French President Emmanuel Macron and Japanese Prime Minister Fumio Kishida on Monday expressed their desire to strengthen the partnership between their two countries on security issues in the Asia-Pacific region.
“As unilateral attempts to change the status quo by force in the East and South China Seas intensify and the security environment becomes increasingly tense, we want to continue to promote cooperation with France, a nation in the Pacific,” Kishida said, hinting to China. refers in particular to joint military exercises.
The Japanese prime minister began a tour of Europe and North America in Paris on Monday to meet his counterparts from other G7 countries, of which Japan has just taken over the rotating presidency for a year. “France is a leading partner in achieving a free and open Indo-Pacific space”, insisted the Japanese Prime Minister before a working dinner at the Elysée Palace, also welcoming bilateral cooperation in the automotive sector (Renault Alliance -Nissan-Mitsubishi), nuclear electricity, renewable energy or civil aviation.
“Fighting Climate Change”
Emmanuel Macron insisted on a common desire to “build new partnerships” beyond the already existing ones and mentioned new “initiatives necessary to fight climate change”. France is also interested in cooperation in the field of armaments, while Japan has carried out a major revision of its defense strategy and sharply increased its military spending, Elysée notes.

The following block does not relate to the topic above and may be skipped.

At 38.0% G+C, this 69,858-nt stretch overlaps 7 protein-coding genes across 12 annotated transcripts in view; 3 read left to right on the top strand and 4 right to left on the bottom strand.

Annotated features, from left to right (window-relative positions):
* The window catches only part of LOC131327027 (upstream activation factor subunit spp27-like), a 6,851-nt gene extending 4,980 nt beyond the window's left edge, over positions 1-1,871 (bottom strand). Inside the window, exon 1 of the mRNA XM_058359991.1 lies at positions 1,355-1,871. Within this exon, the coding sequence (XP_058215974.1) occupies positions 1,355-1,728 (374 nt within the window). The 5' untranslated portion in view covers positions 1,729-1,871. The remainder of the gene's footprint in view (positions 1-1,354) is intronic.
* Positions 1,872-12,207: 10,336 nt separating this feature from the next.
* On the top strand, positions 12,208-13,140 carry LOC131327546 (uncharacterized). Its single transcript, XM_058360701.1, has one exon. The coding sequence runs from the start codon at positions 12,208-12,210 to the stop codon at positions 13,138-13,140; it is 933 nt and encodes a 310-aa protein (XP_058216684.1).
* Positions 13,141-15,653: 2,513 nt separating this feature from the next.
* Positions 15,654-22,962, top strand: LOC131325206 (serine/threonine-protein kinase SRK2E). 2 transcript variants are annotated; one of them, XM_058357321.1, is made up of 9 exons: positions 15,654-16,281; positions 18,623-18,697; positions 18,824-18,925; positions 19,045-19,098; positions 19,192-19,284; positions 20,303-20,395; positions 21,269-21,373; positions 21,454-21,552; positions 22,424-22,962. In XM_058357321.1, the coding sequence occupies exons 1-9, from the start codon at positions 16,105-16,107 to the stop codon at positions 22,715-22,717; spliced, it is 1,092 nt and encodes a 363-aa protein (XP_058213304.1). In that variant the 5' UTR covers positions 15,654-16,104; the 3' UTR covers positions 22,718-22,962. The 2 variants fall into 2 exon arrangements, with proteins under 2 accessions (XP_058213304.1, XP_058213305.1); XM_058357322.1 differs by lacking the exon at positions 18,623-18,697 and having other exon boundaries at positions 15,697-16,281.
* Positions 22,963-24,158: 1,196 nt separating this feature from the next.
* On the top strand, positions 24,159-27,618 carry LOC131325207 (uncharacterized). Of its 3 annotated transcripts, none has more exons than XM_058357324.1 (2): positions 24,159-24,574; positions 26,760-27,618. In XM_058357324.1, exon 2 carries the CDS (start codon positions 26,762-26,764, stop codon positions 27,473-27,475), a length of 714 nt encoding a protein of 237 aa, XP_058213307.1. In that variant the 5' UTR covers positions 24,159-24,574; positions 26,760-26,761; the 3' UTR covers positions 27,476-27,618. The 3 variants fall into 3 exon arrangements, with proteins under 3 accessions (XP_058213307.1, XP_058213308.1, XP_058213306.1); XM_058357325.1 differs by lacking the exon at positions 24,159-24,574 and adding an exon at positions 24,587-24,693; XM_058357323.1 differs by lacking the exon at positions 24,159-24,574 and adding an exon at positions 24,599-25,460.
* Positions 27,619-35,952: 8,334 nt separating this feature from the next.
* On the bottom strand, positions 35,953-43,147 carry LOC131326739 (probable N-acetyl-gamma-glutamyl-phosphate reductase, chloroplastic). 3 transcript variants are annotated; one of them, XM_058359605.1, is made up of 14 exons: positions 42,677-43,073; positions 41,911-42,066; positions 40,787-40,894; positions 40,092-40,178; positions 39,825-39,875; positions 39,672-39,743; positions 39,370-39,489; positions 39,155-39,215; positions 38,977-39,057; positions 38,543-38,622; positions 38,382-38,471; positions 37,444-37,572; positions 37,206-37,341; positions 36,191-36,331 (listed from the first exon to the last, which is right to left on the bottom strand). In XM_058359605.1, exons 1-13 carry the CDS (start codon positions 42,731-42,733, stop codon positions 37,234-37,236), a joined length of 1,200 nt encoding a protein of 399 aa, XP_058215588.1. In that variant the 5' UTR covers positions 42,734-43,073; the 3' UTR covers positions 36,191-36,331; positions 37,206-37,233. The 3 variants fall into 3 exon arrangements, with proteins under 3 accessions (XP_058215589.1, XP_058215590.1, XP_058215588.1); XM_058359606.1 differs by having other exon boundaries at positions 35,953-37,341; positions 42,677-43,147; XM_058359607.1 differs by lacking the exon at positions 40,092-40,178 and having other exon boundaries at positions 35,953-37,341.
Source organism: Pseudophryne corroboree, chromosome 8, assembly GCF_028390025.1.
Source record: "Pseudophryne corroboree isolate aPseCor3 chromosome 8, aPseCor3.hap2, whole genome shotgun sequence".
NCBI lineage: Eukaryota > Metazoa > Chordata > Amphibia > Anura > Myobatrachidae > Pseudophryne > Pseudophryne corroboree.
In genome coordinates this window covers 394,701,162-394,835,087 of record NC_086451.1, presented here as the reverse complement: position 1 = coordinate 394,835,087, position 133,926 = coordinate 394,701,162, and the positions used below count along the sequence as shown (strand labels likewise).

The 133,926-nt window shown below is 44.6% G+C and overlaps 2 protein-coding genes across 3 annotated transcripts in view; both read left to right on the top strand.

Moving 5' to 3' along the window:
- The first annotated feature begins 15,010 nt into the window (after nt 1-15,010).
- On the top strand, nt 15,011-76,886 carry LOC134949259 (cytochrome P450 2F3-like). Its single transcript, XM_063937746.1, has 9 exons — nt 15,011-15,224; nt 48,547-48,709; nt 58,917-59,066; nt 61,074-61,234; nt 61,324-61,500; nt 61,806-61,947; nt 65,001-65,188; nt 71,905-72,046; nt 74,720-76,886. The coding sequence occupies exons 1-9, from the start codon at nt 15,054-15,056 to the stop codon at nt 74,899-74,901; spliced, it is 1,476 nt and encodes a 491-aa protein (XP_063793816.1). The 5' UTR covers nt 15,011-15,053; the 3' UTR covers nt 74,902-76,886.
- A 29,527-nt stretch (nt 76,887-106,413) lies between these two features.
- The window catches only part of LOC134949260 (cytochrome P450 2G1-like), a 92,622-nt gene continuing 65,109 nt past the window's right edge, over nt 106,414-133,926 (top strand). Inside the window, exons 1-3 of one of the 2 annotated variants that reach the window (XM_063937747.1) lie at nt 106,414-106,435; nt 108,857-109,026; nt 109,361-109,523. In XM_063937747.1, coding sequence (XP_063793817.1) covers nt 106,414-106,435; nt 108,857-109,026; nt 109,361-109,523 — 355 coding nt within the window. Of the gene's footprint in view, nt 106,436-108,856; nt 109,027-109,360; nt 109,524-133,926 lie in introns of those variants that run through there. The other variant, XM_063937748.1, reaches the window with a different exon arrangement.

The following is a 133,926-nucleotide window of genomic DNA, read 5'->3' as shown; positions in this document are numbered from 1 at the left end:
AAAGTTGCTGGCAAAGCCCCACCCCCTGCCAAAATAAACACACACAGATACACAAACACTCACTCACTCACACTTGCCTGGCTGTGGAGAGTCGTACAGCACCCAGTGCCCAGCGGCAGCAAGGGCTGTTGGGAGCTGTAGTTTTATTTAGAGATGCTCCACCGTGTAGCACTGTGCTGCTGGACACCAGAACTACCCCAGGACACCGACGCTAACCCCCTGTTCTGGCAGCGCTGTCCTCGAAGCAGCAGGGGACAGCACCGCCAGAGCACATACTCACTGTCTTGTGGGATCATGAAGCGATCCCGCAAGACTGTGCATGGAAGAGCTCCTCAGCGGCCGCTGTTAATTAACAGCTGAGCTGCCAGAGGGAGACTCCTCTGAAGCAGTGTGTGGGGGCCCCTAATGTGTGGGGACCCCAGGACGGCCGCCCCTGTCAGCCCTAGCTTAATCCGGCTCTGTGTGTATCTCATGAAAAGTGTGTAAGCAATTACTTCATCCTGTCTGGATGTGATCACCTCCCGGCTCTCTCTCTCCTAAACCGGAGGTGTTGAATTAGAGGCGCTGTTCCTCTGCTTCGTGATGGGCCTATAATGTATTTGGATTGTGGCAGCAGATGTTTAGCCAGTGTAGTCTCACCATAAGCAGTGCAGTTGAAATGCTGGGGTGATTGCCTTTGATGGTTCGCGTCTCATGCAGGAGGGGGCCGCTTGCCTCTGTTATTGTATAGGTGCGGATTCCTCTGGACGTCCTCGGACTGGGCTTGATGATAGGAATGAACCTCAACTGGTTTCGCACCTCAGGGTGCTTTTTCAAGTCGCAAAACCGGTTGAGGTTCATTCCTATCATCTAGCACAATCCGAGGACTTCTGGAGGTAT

The two countries are also working on joint development projects in the Asia-Pacific region, such as in Fiji. Fumio Kishida also emphasized the “determination” of the Japanese presidency of the G7 to “unite to continue strengthening sanctions against Russia” and support Ukraine. “Japan can count on our unwavering support in the face of violations of international law by Pyongyang,” Emmanuel Macron noted.
A visit to the Notre-Dame construction site
He also invited his guest to visit the construction site of Notre-Dame Cathedral, whose fire in 2019 triggered a wave of emotion around the world, especially in Japan, a first for a head of state and government. “I had promised him when he came to Paris to be able to show him the progress of the work and to wink at what had affected the Japanese people at that time,” he said.
The head of state also recalled the timetable for the reopening of the cathedral at the end of 2024, which he had set in 2019, and which at the time had been considered very ambitious. “We see that by setting a course, by doing things in the right order (..) we are moving forward, and therefore we will achieve this goal, especially by doing well and by having good weather,” he said.